For the prosthetics session, I wore a cape over my clothes
Have you ever held your head in your hands? Uff, it’s a really weird feeling. You see yourself with new eyes, and have an ah-is-that-really-me feeling. And a fake hint of immortality, even if it is only a latexy model of your head. It reminded me of the model of Rajinikanth’s head that director S Shankar had once shown me in his Chennai office, while making Enthiran (Robot, 2010)—an all-white, expressionless head. All this was during a prosthetics session, after I got cast for a role in a web series earlier this year. I can’t reveal much, and even though it’s a bit part, I’m already richer for the experience.
After a casting agent contacted me to cast for a gutsy woman with short hair, I met the director saab over a coffee on Yari Road. Soon after, I did a prosthetics session. When will they do the auditions, I asked naively. Arre madam, you are already confirmed, an assistant giggled. It turns out the coffee session was the audition. “Give me an Arundhati Roy look,” director saab said at the photo shoot. How does one look effortlessly intellectual? “Read this book with your knees crossed,” he explained. I see, OK.
For the prosthetics session, I wore a cape over my clothes. They stretched a thin latexy layer to cover my hair. They dabbed Vaseline on my face, so it would be easier to take the mask off later. They applied a thick yellow goo—an alginate paste—covering my entire head and ears, leaving only two small holes at my nostrils to breathe. With my eyes and ears sealed off, I could not see, hear or feel anything around my head any more, I only saw the process later on photos and videos. Next they applied a layer of pink goo, and sealed everything again with multiple white Plaster of Paris bandages. We waited half an hour for it all to set, before they removed the solidified head mask. The entire process took about two hours, but it seemed like eternity.
The prosthetics session was a transformative experience. I imagine it is sort of like Vipassana, where you mentally focus only on your breath. Here all my main senses—sight, hearing and touch around the head—were artificially blocked off, so I fell into a deeply meditative trance, and felt I had entered a dark, silent, cold, cosmic void. The moment my ears were closed, my own breathing resonated so loudly within my ears, that I had to take deep breaths, so my breathing grew softer. I panicked slightly when they struggled to take the mask off, but only briefly—I couldn’t hear their instructions, and my own words died in my sealed mouth with no way to escape either. Later, on the video, I was horrified to see how suffocating and ghoulish the mask looked externally, and the spiky knife and stab cuts they used to get the solidified mask off, but I was blissfully clueless.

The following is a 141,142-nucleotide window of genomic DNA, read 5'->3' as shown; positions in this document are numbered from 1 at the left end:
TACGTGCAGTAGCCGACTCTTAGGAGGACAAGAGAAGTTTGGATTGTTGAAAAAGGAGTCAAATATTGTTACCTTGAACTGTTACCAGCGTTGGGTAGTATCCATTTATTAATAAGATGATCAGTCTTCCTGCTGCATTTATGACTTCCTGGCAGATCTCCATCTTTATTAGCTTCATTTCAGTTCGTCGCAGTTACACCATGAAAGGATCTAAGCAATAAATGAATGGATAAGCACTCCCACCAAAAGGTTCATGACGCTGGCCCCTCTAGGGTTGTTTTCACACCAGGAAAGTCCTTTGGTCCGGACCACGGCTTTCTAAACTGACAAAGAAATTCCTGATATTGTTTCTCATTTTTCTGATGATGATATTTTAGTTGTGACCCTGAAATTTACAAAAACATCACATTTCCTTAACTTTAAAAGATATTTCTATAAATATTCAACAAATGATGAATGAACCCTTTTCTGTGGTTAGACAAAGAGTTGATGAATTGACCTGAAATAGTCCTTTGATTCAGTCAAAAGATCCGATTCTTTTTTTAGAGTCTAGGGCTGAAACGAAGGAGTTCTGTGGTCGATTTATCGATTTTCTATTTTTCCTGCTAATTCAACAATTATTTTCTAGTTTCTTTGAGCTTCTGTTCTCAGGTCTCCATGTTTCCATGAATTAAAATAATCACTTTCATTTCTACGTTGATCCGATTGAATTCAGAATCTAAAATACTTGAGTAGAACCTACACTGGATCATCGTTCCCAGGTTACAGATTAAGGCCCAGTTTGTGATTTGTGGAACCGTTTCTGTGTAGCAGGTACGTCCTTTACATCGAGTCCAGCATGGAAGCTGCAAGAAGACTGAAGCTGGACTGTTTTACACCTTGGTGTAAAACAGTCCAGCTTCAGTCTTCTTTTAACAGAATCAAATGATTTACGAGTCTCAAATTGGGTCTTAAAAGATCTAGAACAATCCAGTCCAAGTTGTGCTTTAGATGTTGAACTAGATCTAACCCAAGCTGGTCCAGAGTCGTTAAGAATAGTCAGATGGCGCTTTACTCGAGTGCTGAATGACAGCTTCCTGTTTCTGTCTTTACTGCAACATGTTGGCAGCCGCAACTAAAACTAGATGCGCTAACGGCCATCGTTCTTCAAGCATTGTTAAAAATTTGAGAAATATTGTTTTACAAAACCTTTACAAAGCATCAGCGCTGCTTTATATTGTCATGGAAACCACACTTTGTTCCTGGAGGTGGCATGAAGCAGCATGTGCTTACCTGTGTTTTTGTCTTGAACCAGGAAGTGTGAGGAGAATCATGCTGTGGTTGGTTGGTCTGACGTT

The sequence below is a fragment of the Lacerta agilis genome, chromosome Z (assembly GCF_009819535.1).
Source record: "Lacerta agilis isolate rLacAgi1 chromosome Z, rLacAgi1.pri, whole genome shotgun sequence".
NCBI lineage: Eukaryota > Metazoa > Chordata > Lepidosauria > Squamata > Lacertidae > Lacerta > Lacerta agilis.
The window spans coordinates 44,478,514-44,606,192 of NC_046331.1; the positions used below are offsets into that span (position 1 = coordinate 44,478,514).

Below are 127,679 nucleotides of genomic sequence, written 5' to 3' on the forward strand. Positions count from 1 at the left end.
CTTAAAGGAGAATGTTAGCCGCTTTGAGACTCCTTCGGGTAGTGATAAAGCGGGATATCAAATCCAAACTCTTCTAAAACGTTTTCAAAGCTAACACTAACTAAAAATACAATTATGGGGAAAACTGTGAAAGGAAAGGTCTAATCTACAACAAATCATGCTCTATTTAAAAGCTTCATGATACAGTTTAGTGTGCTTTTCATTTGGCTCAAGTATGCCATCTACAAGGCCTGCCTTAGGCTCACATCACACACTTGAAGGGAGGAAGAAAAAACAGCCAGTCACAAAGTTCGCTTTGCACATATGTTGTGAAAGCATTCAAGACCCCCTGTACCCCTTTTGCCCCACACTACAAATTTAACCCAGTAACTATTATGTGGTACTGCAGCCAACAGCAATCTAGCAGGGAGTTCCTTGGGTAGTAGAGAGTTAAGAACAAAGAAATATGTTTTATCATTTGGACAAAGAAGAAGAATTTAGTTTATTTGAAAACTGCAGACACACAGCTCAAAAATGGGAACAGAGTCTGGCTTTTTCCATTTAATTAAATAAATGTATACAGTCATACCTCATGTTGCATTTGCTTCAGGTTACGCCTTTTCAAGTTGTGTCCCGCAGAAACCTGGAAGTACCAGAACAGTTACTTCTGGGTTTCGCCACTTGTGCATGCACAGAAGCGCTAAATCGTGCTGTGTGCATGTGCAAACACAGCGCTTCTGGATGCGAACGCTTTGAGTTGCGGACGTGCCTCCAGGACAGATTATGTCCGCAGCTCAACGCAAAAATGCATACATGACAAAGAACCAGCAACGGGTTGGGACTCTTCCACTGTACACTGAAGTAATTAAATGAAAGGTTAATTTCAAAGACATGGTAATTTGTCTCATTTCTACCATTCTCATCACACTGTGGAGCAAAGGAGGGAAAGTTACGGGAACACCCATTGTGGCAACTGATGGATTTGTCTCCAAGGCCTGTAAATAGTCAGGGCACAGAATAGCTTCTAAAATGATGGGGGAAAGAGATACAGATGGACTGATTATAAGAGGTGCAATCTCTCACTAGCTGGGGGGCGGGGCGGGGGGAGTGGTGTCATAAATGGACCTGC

Finally, when the mask came off and I opened my eyes, the light seemed to stab my pupils. I was most impressed by the cast they made of my face—it radiated a meditative calm that I don’t naturally possess, being more of an enthu cutlet by nature. The eyes had an expression of meditative inwardness, which you see in a far more exalted form in statues of the Buddha. The prosthetics team said they were most impressed by my patience, lack of complaint and panic, and said they never had a sitter like me. On the contrary, I had to thank them. I had touched infinity. If only for half-an-hour.
Meenakshi Shedde is India and South Asia Delegate to the Berlin International Film Festival, National Award-winning critic, curator to festivals worldwide and journalist.
Reach her at firstname.lastname@example.org